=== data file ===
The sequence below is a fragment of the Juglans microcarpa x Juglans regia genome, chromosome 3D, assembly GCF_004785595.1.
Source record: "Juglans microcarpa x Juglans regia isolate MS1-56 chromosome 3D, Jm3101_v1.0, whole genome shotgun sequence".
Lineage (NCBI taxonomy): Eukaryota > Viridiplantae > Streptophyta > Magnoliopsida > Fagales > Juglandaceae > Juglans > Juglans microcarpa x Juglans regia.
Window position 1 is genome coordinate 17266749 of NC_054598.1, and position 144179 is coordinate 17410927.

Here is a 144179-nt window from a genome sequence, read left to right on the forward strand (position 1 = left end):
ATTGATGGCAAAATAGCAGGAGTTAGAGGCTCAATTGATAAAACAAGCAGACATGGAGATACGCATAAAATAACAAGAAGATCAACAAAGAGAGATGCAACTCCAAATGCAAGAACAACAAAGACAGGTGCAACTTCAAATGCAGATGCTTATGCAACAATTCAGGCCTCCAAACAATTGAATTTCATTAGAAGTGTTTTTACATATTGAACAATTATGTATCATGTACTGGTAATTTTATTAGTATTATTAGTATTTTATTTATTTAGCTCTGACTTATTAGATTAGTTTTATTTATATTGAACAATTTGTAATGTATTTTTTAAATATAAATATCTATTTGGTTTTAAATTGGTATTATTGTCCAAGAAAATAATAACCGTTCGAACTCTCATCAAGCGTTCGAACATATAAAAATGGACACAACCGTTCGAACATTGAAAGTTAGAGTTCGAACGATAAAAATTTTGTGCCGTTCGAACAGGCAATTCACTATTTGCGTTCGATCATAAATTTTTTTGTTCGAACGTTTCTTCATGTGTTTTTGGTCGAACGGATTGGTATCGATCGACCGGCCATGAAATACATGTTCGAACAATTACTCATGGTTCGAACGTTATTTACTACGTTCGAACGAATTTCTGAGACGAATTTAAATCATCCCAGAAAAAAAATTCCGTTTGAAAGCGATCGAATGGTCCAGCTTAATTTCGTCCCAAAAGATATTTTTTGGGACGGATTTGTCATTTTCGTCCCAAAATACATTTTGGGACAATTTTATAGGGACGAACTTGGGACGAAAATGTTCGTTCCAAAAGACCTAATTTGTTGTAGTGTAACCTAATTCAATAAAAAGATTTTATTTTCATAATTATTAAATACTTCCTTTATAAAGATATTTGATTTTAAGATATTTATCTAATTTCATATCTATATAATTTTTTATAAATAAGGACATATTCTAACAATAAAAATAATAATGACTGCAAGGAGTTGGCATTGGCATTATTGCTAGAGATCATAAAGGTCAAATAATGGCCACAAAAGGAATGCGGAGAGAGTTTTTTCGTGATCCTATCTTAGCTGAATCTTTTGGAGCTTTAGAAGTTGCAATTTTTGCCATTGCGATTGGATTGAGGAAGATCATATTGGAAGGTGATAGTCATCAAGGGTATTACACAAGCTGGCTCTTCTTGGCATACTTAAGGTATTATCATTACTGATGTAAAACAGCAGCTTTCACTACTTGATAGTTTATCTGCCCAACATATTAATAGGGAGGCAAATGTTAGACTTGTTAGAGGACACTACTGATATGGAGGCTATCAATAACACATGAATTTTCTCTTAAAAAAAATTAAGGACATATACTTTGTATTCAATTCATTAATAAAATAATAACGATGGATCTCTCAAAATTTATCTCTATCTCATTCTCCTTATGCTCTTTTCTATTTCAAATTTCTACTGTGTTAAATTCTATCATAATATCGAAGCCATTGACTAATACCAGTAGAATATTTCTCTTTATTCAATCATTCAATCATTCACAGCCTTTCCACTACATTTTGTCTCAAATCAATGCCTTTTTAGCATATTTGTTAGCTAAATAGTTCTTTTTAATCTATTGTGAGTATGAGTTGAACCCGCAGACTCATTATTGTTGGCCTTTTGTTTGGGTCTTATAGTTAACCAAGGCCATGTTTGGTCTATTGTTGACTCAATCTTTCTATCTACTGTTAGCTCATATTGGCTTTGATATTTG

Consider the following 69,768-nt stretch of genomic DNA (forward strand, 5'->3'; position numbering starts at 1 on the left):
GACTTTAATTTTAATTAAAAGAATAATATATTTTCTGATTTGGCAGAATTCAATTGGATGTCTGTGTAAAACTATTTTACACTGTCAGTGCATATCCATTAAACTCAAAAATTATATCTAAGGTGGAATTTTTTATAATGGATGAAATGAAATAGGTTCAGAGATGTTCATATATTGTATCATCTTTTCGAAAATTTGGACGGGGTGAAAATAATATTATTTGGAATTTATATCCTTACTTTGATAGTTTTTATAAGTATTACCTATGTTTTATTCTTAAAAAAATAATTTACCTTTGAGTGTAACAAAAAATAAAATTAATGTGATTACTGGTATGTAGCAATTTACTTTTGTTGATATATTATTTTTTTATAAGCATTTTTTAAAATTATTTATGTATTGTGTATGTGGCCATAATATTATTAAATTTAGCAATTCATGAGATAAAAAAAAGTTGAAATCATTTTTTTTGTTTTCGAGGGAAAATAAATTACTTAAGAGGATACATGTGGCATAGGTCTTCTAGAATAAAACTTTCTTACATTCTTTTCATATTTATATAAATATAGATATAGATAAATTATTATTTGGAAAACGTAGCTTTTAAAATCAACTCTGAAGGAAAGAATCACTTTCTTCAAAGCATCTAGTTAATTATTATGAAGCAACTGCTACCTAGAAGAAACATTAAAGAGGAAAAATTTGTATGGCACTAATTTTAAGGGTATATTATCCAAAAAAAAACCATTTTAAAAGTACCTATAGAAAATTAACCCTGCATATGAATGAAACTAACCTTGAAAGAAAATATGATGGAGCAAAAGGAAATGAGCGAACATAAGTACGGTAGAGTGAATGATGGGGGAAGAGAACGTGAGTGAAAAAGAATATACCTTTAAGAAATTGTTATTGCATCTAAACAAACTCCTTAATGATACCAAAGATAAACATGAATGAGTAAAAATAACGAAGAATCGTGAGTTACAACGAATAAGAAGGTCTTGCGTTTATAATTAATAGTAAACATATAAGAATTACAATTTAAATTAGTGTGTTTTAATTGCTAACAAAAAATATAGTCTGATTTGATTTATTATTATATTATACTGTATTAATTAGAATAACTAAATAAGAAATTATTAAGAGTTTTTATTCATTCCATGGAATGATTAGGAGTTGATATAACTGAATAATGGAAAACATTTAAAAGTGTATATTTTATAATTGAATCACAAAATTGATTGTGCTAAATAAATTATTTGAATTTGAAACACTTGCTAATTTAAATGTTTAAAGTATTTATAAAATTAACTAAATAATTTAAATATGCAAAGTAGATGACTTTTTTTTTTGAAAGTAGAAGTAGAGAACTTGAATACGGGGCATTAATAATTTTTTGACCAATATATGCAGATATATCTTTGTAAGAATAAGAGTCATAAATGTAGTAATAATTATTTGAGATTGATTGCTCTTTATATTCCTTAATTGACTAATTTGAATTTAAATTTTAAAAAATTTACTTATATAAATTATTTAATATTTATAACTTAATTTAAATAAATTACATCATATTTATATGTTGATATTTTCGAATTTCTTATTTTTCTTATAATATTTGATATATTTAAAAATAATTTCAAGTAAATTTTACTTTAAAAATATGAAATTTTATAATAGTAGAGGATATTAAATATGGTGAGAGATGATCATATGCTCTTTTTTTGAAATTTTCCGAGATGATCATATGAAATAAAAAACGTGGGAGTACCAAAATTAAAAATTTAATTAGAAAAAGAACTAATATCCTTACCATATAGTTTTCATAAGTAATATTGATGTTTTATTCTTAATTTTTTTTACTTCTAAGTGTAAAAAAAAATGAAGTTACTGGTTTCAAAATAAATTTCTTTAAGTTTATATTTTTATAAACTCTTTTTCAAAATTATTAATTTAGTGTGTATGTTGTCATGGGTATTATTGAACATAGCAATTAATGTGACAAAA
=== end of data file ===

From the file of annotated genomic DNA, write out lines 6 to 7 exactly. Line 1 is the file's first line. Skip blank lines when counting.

ATTGATGGCAAAATAGCAGGAGTTAGAGGCTCAATTGATAAAACAAGCAGACATGGAGATACGCATAAAATAACAAGAAGATCAACAAAGAGAGATGCAACTCCAAATGCAAGAACAACAAAGACAGGTGCAACTTCAAATGCAGATGCTTATGCAACAATTCAGGCCTCCAAACAATTGAATTTCATTAGAAGTGTTTTTACATATTGAACAATTATGTATCATGTACTGGTAATTTTATTAGTATTATTAGTATTTTATTTATTTAGCTCTGACTTATTAGATTAGTTTTATTTATATTGAACAATTTGTAATGTATTTTTTAAATATAAATATCTATTTGGTTTTAAATTGGTATTATTGTCCAAGAAAATAATAACCGTTCGAACTCTCATCAAGCGTTCGAACATATAAAAATGGACACAACCGTTCGAACATTGAAAGTTAGAGTTCGAACGATAAAAATTTTGTGCCGTTCGAACAGGCAATTCACTATTTGCGTTCGATCATAAATTTTTTTGTTCGAACGTTTCTTCATGTGTTTTTGGTCGAACGGATTGGTATCGATCGACCGGCCATGAAATACATGTTCGAACAATTACTCATGGTTCGAACGTTATTTACTACGTTCGAACGAATTTCTGAGACGAATTTAAATCATCCCAGAAAAAAAATTCCGTTTGAAAGCGATCGAATGGTCCAGCTTAATTTCGTCCCAAAAGATATTTTTTGGGACGGATTTGTCATTTTCGTCCCAAAATACATTTTGGGACAATTTTATAGGGACGAACTTGGGACGAAAATGTTCGTTCCAAAAGACCTAATTTGTTGTAGTGTAACCTAATTCAATAAAAAGATTTTATTTTCATAATTATTAAATACTTCCTTTATAAAGATATTTGATTTTAAGATATTTATCTAATTTCATATCTATATAATTTTTTATAAATAAGGACATATTCTAACAATAAAAATAATAATGACTGCAAGGAGTTGGCATTGGCATTATTGCTAGAGATCATAAAGGTCAAATAATGGCCACAAAAGGAATGCGGAGAGAGTTTTTTCGTGATCCTATCTTAGCTGAATCTTTTGGAGCTTTAGAAGTTGCAATTTTTGCCATTGCGATTGGATTGAGGAAGATCATATTGGAAGGTGATAGTCATCAAGGGTATTACACAAGCTGGCTCTTCTTGGCATACTTAAGGTATTATCATTACTGATGTAAAACAGCAGCTTTCACTACTTGATAGTTTATCTGCCCAACATATTAATAGGGAGGCAAATGTTAGACTTGTTAGAGGACACTACTGATATGGAGGCTATCAATAACACATGAATTTTCTCTTAAAAAAAATTAAGGACATATACTTTGTATTCAATTCATTAATAAAATAATAACGATGGATCTCTCAAAATTTATCTCTATCTCATTCTCCTTATGCTCTTTTCTATTTCAAATTTCTACTGTGTTAAATTCTATCATAATATCGAAGCCATTGACTAATACCAGTAGAATATTTCTCTTTATTCAATCATTCAATCATTCACAGCCTTTCCACTACATTTTGTCTCAAATCAATGCCTTTTTAGCATATTTGTTAGCTAAATAGTTCTTTTTAATCTATTGTGAGTATGAGTTGAACCCGCAGACTCATTATTGTTGGCCTTTTGTTTGGGTCTTATAGTTAACCAAGGCCATGTTTGGTCTATTGTTGACTCAATCTTTCTATCTACTGTTAGCTCATATTGGCTTTGATATTTG

Consider the following 69,768-nt stretch of genomic DNA (forward strand, 5'->3'; position numbering starts at 1 on the left):